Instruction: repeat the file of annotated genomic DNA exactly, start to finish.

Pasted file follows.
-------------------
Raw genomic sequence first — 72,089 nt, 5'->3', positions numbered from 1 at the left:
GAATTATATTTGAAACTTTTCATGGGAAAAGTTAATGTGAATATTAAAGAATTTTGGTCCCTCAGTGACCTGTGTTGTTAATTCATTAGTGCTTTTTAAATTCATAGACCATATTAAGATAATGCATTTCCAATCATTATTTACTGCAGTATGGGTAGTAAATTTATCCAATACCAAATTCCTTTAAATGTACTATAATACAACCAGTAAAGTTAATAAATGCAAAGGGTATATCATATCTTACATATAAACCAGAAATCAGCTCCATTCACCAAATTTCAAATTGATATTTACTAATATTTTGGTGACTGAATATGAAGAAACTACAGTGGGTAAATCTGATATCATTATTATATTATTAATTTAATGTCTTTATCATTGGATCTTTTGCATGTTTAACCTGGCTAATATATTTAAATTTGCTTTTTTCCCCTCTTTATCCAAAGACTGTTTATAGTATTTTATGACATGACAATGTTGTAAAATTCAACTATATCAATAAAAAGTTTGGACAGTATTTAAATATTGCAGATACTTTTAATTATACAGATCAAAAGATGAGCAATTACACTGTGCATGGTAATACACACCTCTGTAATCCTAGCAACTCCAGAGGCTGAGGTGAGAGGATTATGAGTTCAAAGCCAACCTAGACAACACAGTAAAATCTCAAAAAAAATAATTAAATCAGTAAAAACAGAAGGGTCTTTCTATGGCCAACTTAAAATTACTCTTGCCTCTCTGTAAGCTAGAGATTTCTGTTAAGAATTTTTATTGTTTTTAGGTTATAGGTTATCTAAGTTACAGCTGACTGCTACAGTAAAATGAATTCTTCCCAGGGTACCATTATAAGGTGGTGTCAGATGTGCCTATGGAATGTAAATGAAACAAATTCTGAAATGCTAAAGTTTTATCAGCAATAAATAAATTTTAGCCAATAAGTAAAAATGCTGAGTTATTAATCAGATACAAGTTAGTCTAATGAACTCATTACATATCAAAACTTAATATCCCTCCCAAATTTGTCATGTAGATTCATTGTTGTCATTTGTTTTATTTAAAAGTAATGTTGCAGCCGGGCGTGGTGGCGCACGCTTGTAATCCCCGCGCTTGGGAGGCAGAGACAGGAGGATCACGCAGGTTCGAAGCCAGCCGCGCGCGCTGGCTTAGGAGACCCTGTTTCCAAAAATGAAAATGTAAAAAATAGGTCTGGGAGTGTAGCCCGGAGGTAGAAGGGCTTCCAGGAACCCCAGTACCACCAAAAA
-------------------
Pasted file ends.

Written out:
Raw genomic sequence first — 72,089 nt, 5'->3', positions numbered from 1 at the left:
GAATTATATTTGAAACTTTTCATGGGAAAAGTTAATGTGAATATTAAAGAATTTTGGTCCCTCAGTGACCTGTGTTGTTAATTCATTAGTGCTTTTTAAATTCATAGACCATATTAAGATAATGCATTTCCAATCATTATTTACTGCAGTATGGGTAGTAAATTTATCCAATACCAAATTCCTTTAAATGTACTATAATACAACCAGTAAAGTTAATAAATGCAAAGGGTATATCATATCTTACATATAAACCAGAAATCAGCTCCATTCACCAAATTTCAAATTGATATTTACTAATATTTTGGTGACTGAATATGAAGAAACTACAGTGGGTAAATCTGATATCATTATTATATTATTAATTTAATGTCTTTATCATTGGATCTTTTGCATGTTTAACCTGGCTAATATATTTAAATTTGCTTTTTTCCCCTCTTTATCCAAAGACTGTTTATAGTATTTTATGACATGACAATGTTGTAAAATTCAACTATATCAATAAAAAGTTTGGACAGTATTTAAATATTGCAGATACTTTTAATTATACAGATCAAAAGATGAGCAATTACACTGTGCATGGTAATACACACCTCTGTAATCCTAGCAACTCCAGAGGCTGAGGTGAGAGGATTATGAGTTCAAAGCCAACCTAGACAACACAGTAAAATCTCAAAAAAAATAATTAAATCAGTAAAAACAGAAGGGTCTTTCTATGGCCAACTTAAAATTACTCTTGCCTCTCTGTAAGCTAGAGATTTCTGTTAAGAATTTTTATTGTTTTTAGGTTATAGGTTATCTAAGTTACAGCTGACTGCTACAGTAAAATGAATTCTTCCCAGGGTACCATTATAAGGTGGTGTCAGATGTGCCTATGGAATGTAAATGAAACAAATTCTGAAATGCTAAAGTTTTATCAGCAATAAATAAATTTTAGCCAATAAGTAAAAATGCTGAGTTATTAATCAGATACAAGTTAGTCTAATGAACTCATTACATATCAAAACTTAATATCCCTCCCAAATTTGTCATGTAGATTCATTGTTGTCATTTGTTTTATTTAAAAGTAATGTTGCAGCCGGGCGTGGTGGCGCACGCTTGTAATCCCCGCGCTTGGGAGGCAGAGACAGGAGGATCACGCAGGTTCGAAGCCAGCCGCGCGCGCTGGCTTAGGAGACCCTGTTTCCAAAAATGAAAATGTAAAAAATAGGTCTGGGAGTGTAGCCCGGAGGTAGAAGGGCTTCCAGGAACCCCAGTACCACCAAAAA